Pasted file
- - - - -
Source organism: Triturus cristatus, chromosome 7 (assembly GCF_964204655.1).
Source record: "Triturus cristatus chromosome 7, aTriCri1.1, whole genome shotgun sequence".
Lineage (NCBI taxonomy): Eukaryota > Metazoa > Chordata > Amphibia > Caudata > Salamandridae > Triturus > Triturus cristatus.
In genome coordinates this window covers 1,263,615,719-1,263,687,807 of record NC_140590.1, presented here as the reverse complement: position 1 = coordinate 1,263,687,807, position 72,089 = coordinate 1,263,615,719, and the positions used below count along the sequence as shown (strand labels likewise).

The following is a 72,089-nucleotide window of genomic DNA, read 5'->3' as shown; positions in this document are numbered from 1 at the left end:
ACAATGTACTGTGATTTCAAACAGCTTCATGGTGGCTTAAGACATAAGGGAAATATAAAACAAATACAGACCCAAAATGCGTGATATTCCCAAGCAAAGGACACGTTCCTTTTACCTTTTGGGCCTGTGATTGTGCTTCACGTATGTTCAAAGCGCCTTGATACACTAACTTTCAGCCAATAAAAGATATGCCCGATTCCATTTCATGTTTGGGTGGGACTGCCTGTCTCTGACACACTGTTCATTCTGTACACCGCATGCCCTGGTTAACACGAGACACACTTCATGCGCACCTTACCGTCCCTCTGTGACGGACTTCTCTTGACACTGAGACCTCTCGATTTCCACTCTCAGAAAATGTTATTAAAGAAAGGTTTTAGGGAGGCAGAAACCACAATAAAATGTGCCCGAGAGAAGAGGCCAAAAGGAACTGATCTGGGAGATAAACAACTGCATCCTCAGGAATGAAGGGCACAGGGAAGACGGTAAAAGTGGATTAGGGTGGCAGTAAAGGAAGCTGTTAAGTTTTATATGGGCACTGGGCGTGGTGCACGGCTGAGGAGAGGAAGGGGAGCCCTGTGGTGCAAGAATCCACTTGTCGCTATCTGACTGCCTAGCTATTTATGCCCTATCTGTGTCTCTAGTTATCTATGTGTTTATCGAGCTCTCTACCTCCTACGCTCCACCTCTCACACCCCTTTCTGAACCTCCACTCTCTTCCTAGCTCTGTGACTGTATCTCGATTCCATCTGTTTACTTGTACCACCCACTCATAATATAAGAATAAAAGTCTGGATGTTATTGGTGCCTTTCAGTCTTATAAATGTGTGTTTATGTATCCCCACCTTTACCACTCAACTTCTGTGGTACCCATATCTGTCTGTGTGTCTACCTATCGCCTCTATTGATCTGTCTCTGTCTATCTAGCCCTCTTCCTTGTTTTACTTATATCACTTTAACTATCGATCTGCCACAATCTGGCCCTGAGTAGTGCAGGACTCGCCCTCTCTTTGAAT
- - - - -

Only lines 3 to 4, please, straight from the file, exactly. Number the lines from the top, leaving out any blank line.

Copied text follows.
Lineage (NCBI taxonomy): Eukaryota > Metazoa > Chordata > Amphibia > Caudata > Salamandridae > Triturus > Triturus cristatus.
In genome coordinates this window covers 1,263,615,719-1,263,687,807 of record NC_140590.1, presented here as the reverse complement: position 1 = coordinate 1,263,687,807, position 72,089 = coordinate 1,263,615,719, and the positions used below count along the sequence as shown (strand labels likewise).